- Vulnerability—An authentic person can be open and honest with others; he has nothing to hide.
- Submission/Obedience—A surrendered heart means you are submissive to authority. Jesus obeyed his Father in everything, even death (v. 8).
- Integrity—All of these characteristics lead to integrity—uncompromising adherence to truth. Jesus was the model of integrity. He was the truth (John 14:6). Integrity elicits trust, a vital characteristic of a small group leader.
What Surrender Produces
A surrendered leader is one who is connected to the Vine. You are dependent on the Vine. You will produce much fruit (John 15:5). You naturally put the interests of others before your own by
- Listening to them
- Serving them
- Praying for them
- Loving themThese are some of the attributes of an effective leader, but one more needs further discussion.
Surrender Propels Group Growth
God has called you to help bring about spiritual growth in people’s lives. But how does that happen, exactly? What’s your role?
Imagine you are the captain of a sailboat. How do you make the vessel move forward toward your destination? The wind and only the wind supplies the power necessary for movement. If the wind is not blowing, you might as well forget raising the sails. How about having all the people on the boat blow as hard as they can into the sails? No, that won’t work either. No matter how much effort you expend—no matter how much you huff and puff—you cannot move the ship forward. You cannot create wind.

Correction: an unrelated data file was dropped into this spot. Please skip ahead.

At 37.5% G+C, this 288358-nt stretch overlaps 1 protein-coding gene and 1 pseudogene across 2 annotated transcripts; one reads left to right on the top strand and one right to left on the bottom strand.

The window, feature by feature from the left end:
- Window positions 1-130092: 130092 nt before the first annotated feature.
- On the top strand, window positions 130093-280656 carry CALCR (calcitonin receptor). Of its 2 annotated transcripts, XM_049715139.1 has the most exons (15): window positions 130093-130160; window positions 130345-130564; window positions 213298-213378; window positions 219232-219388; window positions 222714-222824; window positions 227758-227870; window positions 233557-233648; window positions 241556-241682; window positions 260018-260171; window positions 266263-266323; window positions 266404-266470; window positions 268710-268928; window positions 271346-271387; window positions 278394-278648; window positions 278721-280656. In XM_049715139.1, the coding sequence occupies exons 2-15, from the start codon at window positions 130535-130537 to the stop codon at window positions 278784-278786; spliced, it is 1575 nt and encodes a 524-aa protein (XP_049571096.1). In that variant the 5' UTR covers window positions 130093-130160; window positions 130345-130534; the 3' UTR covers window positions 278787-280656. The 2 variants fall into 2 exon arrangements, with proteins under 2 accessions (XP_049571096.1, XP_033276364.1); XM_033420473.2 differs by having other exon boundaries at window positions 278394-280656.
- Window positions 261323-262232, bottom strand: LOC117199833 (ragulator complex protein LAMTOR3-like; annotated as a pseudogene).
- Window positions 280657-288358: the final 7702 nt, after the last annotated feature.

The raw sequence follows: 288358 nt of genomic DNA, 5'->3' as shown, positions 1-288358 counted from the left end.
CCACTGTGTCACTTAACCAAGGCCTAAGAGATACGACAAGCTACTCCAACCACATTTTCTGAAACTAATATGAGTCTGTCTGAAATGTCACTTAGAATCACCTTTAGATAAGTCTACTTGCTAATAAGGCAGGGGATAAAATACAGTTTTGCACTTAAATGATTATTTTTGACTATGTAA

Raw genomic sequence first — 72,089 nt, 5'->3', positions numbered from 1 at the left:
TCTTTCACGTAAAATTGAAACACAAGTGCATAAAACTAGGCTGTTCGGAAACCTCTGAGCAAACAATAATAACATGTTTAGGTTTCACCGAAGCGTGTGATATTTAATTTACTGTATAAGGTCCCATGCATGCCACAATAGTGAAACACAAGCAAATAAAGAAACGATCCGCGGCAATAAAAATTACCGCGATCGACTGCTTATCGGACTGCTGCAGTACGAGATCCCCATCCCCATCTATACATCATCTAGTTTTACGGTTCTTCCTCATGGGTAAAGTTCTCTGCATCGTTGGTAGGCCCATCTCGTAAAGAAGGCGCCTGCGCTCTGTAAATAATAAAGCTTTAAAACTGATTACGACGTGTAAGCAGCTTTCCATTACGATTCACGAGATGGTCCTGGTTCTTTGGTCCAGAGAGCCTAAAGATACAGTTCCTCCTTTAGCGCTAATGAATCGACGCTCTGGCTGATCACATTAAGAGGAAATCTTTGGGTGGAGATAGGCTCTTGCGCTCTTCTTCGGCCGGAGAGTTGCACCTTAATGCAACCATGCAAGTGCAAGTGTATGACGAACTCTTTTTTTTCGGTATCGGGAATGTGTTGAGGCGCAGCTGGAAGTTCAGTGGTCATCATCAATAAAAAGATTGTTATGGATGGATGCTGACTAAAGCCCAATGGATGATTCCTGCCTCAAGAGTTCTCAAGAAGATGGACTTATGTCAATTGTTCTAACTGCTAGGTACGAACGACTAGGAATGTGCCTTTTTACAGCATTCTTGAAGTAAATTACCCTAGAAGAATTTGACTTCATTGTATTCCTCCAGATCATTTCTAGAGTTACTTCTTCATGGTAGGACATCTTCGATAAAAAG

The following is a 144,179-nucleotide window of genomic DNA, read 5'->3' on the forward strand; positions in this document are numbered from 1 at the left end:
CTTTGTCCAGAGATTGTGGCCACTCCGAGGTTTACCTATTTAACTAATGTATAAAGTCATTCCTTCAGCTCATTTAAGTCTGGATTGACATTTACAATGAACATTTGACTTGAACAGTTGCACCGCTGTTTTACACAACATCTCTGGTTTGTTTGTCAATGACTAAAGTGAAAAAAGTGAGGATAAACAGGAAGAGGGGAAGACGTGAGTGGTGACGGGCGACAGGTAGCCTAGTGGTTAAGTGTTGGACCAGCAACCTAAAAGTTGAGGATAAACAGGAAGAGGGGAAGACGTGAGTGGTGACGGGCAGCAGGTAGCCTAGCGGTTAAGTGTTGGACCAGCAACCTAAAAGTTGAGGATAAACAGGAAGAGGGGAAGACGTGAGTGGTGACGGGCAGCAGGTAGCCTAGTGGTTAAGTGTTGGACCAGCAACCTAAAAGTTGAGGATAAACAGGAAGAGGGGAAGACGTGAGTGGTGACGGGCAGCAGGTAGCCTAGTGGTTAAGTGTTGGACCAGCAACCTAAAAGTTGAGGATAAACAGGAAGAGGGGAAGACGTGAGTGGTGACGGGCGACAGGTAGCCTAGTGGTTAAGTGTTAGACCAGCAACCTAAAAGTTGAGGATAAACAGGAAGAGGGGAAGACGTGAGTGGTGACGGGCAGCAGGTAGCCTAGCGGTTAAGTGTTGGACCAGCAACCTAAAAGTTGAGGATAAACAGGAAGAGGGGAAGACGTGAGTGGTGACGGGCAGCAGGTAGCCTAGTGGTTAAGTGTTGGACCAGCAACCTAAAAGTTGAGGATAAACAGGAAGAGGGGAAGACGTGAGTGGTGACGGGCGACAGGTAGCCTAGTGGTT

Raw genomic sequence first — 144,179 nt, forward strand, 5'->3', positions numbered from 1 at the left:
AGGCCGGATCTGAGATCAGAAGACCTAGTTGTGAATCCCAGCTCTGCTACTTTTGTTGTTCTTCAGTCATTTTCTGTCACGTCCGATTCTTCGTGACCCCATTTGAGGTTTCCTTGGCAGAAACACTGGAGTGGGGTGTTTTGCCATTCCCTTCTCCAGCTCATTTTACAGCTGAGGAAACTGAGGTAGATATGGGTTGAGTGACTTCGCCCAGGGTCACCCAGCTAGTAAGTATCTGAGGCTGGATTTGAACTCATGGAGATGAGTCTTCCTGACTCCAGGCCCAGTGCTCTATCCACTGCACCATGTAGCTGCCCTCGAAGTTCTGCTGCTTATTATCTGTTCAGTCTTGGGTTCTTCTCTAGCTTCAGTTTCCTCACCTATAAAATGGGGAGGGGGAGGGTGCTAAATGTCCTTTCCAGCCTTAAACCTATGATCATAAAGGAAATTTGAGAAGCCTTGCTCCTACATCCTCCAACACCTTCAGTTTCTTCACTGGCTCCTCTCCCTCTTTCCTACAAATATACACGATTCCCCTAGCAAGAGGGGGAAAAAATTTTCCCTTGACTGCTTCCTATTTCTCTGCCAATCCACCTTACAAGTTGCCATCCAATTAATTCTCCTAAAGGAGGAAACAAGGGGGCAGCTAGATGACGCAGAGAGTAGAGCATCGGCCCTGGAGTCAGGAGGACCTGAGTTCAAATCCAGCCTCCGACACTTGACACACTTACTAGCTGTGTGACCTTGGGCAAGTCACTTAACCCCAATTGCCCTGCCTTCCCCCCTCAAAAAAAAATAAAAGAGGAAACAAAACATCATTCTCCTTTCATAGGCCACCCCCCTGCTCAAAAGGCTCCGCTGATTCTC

So what do you do? You wait for the wind and then raise the sails to catch it. What happens if you do not raise the sails? Nothing. The power is accessible, but you must do your part in the partnership—raise the sails. The wind can only propel you forward when you are engaged in it. Sailing is a partnership between man and nature.
Spiritual growth is a collaborative effort between you and God. You cannot do it without God. He has ordained not to do it without you. The term for Spirit is the same for that of wind in both the Old and New Testaments. The Holy Spirit is the wind that provides the driving force of all spiritual growth. You cannot bring about spiritual growth in your own life or the lives of those you lead.
Neither are you a passive bystander. As the Holy Spirit moves, you must become engaged in that driving force. As a small group leader you have at least four vital sail-raising responsibilities:
- Pray for the members of your group. That’s your first and most important job.